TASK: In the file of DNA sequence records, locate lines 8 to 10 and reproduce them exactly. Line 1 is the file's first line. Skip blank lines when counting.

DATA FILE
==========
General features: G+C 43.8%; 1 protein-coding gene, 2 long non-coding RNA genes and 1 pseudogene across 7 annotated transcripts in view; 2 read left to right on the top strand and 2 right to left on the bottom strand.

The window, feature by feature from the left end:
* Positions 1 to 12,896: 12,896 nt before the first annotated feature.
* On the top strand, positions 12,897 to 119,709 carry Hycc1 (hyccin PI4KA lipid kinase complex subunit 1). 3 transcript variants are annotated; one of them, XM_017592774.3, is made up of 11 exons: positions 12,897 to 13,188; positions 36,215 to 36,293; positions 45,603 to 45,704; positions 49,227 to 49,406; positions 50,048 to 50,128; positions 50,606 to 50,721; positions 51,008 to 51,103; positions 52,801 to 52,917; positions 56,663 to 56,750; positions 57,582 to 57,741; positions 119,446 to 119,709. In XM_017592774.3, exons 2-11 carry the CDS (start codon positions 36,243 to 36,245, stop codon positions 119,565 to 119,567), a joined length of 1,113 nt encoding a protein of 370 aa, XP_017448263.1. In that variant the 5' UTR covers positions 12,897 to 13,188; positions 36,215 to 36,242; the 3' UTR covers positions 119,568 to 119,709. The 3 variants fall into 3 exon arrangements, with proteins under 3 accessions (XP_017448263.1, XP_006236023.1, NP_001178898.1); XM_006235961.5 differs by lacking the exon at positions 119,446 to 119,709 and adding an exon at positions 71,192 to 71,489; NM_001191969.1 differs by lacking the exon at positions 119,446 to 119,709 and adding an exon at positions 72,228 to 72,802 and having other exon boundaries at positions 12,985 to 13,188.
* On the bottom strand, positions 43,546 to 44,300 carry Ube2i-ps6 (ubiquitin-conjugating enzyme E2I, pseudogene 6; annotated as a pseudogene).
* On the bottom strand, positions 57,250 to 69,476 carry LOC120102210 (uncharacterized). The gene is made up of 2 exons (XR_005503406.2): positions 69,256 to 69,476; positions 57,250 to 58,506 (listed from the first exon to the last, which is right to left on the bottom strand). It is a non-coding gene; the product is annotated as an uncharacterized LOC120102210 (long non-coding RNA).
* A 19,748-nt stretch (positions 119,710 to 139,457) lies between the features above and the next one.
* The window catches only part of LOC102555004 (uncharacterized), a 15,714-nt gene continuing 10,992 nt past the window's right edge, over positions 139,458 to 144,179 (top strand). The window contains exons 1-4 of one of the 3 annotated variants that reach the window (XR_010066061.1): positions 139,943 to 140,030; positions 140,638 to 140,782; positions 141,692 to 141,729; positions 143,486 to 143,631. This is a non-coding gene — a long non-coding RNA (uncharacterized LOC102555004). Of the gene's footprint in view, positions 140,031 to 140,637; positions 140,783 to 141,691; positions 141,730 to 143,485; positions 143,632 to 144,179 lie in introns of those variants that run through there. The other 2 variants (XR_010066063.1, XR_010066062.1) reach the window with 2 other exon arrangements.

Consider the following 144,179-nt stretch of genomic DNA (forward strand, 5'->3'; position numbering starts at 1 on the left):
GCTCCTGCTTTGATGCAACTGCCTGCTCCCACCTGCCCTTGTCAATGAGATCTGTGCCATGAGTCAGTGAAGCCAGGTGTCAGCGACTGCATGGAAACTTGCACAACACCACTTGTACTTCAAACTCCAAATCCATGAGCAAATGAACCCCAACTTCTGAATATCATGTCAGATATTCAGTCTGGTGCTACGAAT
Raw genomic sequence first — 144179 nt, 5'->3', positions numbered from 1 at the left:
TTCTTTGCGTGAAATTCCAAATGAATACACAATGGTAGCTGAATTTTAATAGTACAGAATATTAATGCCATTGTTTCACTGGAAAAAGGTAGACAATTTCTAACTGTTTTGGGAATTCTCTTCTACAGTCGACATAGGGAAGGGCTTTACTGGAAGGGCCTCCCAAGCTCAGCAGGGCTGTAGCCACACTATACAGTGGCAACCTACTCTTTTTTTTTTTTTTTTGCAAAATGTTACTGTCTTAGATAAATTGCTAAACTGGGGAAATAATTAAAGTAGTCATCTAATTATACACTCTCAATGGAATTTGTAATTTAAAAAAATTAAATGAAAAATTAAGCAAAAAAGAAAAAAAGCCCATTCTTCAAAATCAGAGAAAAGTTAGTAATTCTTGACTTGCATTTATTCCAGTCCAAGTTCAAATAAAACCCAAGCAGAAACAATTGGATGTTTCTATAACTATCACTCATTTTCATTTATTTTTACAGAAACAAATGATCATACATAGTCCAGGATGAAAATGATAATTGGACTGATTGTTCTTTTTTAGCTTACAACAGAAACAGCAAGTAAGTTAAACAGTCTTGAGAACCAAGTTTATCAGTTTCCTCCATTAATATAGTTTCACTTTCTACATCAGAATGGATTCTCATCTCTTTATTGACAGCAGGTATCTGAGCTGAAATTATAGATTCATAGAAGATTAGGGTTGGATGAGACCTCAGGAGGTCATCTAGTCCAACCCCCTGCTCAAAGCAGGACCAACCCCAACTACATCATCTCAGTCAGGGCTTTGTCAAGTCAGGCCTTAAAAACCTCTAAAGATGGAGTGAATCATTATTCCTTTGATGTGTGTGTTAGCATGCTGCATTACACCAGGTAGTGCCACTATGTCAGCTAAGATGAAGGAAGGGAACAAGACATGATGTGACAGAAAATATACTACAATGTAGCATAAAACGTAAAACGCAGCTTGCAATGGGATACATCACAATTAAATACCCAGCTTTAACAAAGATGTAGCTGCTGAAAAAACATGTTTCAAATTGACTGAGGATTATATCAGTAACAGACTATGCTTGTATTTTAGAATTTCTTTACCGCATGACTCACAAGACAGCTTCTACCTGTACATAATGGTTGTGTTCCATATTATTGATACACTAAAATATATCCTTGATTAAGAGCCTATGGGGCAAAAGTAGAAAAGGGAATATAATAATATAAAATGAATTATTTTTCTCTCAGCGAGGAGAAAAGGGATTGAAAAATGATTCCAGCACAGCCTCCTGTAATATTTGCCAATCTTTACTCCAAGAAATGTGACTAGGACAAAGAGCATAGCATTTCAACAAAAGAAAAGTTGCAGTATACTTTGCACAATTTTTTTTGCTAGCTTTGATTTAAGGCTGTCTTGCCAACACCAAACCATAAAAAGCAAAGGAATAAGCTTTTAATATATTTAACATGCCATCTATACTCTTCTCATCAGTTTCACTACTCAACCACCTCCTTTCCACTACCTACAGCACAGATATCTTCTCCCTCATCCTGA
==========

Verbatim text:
* The window catches only part of LOC102555004 (uncharacterized), a 15,714-nt gene continuing 10,992 nt past the window's right edge, over positions 139,458 to 144,179 (top strand). The window contains exons 1-4 of one of the 3 annotated variants that reach the window (XR_010066061.1): positions 139,943 to 140,030; positions 140,638 to 140,782; positions 141,692 to 141,729; positions 143,486 to 143,631. This is a non-coding gene — a long non-coding RNA (uncharacterized LOC102555004). Of the gene's footprint in view, positions 140,031 to 140,637; positions 140,783 to 141,691; positions 141,730 to 143,485; positions 143,632 to 144,179 lie in introns of those variants that run through there. The other 2 variants (XR_010066063.1, XR_010066062.1) reach the window with 2 other exon arrangements.

Consider the following 144,179-nt stretch of genomic DNA (forward strand, 5'->3'; position numbering starts at 1 on the left):
GCTCCTGCTTTGATGCAACTGCCTGCTCCCACCTGCCCTTGTCAATGAGATCTGTGCCATGAGTCAGTGAAGCCAGGTGTCAGCGACTGCATGGAAACTTGCACAACACCACTTGTACTTCAAACTCCAAATCCATGAGCAAATGAACCCCAACTTCTGAATATCATGTCAGATATTCAGTCTGGTGCTACGAAT